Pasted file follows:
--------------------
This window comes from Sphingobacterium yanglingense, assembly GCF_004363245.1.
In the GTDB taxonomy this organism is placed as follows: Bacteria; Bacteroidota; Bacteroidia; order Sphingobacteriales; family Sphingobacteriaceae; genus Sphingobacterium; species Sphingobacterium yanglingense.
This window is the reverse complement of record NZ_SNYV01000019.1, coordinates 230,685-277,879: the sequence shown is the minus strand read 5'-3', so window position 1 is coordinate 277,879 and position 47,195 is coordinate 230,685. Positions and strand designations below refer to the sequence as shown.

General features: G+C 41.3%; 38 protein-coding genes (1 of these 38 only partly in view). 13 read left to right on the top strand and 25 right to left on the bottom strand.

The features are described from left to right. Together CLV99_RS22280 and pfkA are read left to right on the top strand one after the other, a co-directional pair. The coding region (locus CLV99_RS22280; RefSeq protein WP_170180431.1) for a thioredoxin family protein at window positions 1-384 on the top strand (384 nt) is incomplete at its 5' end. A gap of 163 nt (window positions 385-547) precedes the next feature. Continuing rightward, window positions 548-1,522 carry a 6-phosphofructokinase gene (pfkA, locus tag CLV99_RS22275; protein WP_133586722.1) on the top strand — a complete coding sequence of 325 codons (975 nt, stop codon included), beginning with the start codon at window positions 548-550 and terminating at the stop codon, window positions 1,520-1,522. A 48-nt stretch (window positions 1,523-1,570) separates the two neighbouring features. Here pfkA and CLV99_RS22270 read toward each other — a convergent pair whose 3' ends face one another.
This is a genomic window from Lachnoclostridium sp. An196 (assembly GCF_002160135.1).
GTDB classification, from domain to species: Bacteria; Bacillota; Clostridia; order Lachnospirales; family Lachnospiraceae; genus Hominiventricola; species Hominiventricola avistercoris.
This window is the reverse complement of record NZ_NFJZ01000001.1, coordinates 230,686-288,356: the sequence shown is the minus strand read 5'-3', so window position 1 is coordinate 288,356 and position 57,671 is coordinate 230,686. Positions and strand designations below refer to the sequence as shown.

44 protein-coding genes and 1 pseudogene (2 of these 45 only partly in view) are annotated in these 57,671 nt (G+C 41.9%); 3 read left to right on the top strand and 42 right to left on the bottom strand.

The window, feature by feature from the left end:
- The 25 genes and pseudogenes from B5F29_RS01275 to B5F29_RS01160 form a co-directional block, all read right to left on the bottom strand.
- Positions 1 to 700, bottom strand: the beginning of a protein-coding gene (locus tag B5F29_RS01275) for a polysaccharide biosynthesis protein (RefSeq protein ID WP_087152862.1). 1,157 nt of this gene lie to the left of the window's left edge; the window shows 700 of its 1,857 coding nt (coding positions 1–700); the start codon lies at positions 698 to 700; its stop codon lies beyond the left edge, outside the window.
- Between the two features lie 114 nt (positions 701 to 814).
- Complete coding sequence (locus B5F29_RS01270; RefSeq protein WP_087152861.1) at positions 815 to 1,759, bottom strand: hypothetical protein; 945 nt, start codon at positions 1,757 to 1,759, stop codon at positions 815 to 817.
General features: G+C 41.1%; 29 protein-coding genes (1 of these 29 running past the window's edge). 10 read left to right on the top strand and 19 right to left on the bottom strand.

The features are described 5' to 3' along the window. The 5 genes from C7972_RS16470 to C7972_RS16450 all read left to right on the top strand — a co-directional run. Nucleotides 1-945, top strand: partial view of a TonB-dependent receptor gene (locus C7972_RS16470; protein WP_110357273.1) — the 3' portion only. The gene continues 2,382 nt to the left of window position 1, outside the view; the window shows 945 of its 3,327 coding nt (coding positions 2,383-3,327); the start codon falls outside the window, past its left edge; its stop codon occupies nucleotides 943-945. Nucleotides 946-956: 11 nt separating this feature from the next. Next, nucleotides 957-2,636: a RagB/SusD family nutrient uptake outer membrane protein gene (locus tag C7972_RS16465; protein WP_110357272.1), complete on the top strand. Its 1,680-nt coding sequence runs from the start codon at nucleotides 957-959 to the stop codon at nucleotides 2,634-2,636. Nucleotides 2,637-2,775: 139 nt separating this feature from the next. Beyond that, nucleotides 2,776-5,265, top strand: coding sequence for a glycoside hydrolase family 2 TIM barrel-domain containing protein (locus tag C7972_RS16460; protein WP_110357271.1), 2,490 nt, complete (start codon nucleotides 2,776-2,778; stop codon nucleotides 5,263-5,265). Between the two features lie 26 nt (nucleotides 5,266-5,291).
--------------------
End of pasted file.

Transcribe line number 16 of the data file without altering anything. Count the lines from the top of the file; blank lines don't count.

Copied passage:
The features are described 5' to 3' along the window. The 5 genes from C7972_RS16470 to C7972_RS16450 all read left to right on the top strand — a co-directional run. Nucleotides 1-945, top strand: partial view of a TonB-dependent receptor gene (locus C7972_RS16470; protein WP_110357273.1) — the 3' portion only. The gene continues 2,382 nt to the left of window position 1, outside the view; the window shows 945 of its 3,327 coding nt (coding positions 2,383-3,327); the start codon falls outside the window, past its left edge; its stop codon occupies nucleotides 943-945. Nucleotides 946-956: 11 nt separating this feature from the next. Next, nucleotides 957-2,636: a RagB/SusD family nutrient uptake outer membrane protein gene (locus tag C7972_RS16465; protein WP_110357272.1), complete on the top strand. Its 1,680-nt coding sequence runs from the start codon at nucleotides 957-959 to the stop codon at nucleotides 2,634-2,636. Nucleotides 2,637-2,775: 139 nt separating this feature from the next. Beyond that, nucleotides 2,776-5,265, top strand: coding sequence for a glycoside hydrolase family 2 TIM barrel-domain containing protein (locus tag C7972_RS16460; protein WP_110357271.1), 2,490 nt, complete (start codon nucleotides 2,776-2,778; stop codon nucleotides 5,263-5,265). Between the two features lie 26 nt (nucleotides 5,266-5,291).